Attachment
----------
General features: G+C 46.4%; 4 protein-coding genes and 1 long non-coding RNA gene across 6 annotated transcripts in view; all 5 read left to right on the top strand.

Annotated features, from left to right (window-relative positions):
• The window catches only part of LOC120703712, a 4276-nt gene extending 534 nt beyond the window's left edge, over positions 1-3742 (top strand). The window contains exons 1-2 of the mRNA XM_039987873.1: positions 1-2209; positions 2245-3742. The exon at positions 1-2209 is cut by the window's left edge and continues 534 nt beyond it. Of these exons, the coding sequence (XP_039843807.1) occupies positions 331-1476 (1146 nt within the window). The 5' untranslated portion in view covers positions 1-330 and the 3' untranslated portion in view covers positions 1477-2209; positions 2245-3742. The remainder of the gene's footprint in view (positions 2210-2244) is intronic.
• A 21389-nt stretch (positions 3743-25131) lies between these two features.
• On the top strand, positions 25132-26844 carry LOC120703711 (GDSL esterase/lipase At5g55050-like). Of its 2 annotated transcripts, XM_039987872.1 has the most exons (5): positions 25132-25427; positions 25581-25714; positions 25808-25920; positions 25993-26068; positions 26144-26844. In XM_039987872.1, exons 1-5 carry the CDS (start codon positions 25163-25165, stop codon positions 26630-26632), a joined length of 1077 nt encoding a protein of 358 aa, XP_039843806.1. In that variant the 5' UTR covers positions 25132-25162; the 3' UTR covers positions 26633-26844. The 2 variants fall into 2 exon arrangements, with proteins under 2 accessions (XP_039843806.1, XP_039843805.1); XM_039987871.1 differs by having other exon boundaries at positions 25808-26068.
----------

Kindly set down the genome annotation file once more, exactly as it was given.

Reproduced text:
General features: G+C 46.4%; 4 protein-coding genes and 1 long non-coding RNA gene across 6 annotated transcripts in view; all 5 read left to right on the top strand.

Annotated features, from left to right (window-relative positions):
• The window catches only part of LOC120703712, a 4276-nt gene extending 534 nt beyond the window's left edge, over positions 1-3742 (top strand). The window contains exons 1-2 of the mRNA XM_039987873.1: positions 1-2209; positions 2245-3742. The exon at positions 1-2209 is cut by the window's left edge and continues 534 nt beyond it. Of these exons, the coding sequence (XP_039843807.1) occupies positions 331-1476 (1146 nt within the window). The 5' untranslated portion in view covers positions 1-330 and the 3' untranslated portion in view covers positions 1477-2209; positions 2245-3742. The remainder of the gene's footprint in view (positions 2210-2244) is intronic.
• A 21389-nt stretch (positions 3743-25131) lies between these two features.
• On the top strand, positions 25132-26844 carry LOC120703711 (GDSL esterase/lipase At5g55050-like). Of its 2 annotated transcripts, XM_039987872.1 has the most exons (5): positions 25132-25427; positions 25581-25714; positions 25808-25920; positions 25993-26068; positions 26144-26844. In XM_039987872.1, exons 1-5 carry the CDS (start codon positions 25163-25165, stop codon positions 26630-26632), a joined length of 1077 nt encoding a protein of 358 aa, XP_039843806.1. In that variant the 5' UTR covers positions 25132-25162; the 3' UTR covers positions 26633-26844. The 2 variants fall into 2 exon arrangements, with proteins under 2 accessions (XP_039843806.1, XP_039843805.1); XM_039987871.1 differs by having other exon boundaries at positions 25808-26068.